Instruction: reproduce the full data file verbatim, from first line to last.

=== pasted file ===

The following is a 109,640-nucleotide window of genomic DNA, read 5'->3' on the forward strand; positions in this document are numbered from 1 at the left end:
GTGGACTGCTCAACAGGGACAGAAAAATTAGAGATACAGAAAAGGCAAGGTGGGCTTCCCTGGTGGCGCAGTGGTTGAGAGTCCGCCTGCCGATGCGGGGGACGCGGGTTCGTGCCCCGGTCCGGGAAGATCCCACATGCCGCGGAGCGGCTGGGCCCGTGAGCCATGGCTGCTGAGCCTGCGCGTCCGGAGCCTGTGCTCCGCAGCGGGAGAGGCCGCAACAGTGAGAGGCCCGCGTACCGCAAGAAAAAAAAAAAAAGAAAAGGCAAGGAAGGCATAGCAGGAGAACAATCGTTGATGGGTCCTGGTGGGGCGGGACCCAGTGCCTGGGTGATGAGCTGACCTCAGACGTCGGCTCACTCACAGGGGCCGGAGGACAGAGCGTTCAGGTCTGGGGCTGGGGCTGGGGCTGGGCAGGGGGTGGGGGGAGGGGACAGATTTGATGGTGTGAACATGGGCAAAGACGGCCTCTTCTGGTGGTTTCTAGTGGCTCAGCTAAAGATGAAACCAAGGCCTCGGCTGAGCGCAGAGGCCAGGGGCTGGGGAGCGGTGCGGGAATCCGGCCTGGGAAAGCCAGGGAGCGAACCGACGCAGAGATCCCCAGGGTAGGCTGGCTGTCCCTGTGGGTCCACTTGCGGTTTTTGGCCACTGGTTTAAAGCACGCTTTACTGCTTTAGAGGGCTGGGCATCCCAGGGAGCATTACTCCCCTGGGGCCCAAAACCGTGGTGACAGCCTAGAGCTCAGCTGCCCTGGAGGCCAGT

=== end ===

The following is a 109,640-nucleotide window of genomic DNA, read 5'->3' on the forward strand; positions in this document are numbered from 1 at the left end:
GTGGACTGCTCAACAGGGACAGAAAAATTAGAGATACAGAAAAGGCAAGGTGGGCTTCCCTGGTGGCGCAGTGGTTGAGAGTCCGCCTGCCGATGCGGGGGACGCGGGTTCGTGCCCCGGTCCGGGAAGATCCCACATGCCGCGGAGCGGCTGGGCCCGTGAGCCATGGCTGCTGAGCCTGCGCGTCCGGAGCCTGTGCTCCGCAGCGGGAGAGGCCGCAACAGTGAGAGGCCCGCGTACCGCAAGAAAAAAAAAAAAAGAAAAGGCAAGGAAGGCATAGCAGGAGAACAATCGTTGATGGGTCCTGGTGGGGCGGGACCCAGTGCCTGGGTGATGAGCTGACCTCAGACGTCGGCTCACTCACAGGGGCCGGAGGACAGAGCGTTCAGGTCTGGGGCTGGGGCTGGGGCTGGGCAGGGGGTGGGGGGAGGGGACAGATTTGATGGTGTGAACATGGGCAAAGACGGCCTCTTCTGGTGGTTTCTAGTGGCTCAGCTAAAGATGAAACCAAGGCCTCGGCTGAGCGCAGAGGCCAGGGGCTGGGGAGCGGTGCGGGAATCCGGCCTGGGAAAGCCAGGGAGCGAACCGACGCAGAGATCCCCAGGGTAGGCTGGCTGTCCCTGTGGGTCCACTTGCGGTTTTTGGCCACTGGTTTAAAGCACGCTTTACTGCTTTAGAGGGCTGGGCATCCCAGGGAGCATTACTCCCCTGGGGCCCAAAACCGTGGTGACAGCCTAGAGCTCAGCTGCCCTGGAGGCCAGT